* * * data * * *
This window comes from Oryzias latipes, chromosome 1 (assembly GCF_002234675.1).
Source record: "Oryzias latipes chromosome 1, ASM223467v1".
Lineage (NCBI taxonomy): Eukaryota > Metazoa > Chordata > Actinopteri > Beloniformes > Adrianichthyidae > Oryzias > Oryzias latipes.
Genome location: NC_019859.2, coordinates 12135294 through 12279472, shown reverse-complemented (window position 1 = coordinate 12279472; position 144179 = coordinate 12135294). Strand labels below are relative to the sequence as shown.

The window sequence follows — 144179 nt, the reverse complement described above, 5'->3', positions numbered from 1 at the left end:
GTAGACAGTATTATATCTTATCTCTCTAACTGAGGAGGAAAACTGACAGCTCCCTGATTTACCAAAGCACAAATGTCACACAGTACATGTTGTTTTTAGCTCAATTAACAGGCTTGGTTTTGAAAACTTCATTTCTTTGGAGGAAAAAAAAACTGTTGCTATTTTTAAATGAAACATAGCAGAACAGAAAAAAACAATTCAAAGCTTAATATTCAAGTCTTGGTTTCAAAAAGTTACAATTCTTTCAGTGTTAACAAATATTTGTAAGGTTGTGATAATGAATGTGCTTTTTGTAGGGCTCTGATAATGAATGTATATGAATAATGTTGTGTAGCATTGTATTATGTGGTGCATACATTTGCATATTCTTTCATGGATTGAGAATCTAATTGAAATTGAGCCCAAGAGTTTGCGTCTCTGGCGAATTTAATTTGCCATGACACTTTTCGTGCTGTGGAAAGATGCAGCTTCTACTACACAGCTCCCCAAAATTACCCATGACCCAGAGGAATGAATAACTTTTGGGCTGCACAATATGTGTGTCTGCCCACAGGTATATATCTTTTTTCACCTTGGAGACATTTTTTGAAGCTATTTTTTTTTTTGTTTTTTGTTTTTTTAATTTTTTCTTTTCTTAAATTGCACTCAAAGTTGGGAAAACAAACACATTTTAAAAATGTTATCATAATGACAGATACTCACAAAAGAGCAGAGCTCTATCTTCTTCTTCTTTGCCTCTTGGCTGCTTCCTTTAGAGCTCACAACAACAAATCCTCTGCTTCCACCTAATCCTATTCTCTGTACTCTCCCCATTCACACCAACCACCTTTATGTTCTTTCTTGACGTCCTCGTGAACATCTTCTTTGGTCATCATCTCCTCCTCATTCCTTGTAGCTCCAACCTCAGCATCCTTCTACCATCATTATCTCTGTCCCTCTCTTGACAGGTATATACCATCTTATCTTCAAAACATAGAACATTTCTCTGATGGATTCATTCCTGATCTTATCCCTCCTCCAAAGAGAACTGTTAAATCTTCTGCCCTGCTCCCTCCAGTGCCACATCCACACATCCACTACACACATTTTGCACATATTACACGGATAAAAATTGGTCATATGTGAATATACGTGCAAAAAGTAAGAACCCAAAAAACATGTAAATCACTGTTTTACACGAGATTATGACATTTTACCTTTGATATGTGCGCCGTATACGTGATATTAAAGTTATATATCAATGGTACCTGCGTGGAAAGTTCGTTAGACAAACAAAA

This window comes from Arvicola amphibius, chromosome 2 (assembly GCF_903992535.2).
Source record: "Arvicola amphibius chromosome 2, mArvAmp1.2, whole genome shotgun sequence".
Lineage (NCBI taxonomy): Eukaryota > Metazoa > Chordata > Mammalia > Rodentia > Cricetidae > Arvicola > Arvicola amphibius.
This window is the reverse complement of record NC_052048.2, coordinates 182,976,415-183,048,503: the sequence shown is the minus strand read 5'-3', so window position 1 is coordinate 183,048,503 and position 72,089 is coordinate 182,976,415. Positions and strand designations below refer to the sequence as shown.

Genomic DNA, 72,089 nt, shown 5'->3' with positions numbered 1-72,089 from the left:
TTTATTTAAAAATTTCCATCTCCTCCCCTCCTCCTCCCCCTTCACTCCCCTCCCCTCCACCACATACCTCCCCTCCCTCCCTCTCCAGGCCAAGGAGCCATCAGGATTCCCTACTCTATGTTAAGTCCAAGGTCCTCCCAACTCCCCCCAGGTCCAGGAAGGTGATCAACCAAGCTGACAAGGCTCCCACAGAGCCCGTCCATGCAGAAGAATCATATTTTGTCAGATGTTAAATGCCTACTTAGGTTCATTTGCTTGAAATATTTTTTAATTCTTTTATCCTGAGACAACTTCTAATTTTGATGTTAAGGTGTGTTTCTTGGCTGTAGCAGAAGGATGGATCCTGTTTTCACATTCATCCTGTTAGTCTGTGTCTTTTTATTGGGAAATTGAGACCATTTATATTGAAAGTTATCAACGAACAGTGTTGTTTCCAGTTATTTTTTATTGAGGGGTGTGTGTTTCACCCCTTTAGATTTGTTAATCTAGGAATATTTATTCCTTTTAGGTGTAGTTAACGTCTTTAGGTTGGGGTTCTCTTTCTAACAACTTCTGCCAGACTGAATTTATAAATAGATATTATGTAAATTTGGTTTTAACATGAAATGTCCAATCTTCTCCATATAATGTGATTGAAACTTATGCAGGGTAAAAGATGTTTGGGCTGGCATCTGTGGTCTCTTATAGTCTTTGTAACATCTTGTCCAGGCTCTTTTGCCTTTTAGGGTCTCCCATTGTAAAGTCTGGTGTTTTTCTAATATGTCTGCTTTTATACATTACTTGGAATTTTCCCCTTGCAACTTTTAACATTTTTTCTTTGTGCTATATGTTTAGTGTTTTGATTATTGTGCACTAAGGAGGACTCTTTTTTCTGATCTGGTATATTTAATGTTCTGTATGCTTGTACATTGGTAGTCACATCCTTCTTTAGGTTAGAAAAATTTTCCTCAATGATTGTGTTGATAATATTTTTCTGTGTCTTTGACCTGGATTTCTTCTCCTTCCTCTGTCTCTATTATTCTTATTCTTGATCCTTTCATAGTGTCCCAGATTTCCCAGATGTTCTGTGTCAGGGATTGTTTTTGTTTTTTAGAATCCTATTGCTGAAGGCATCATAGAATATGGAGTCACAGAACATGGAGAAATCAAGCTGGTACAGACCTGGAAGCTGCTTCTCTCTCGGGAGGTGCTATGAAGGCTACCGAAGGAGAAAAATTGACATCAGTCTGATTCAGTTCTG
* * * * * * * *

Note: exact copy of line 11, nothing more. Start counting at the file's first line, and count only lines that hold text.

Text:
Genomic DNA, 72,089 nt, shown 5'->3' with positions numbered 1-72,089 from the left: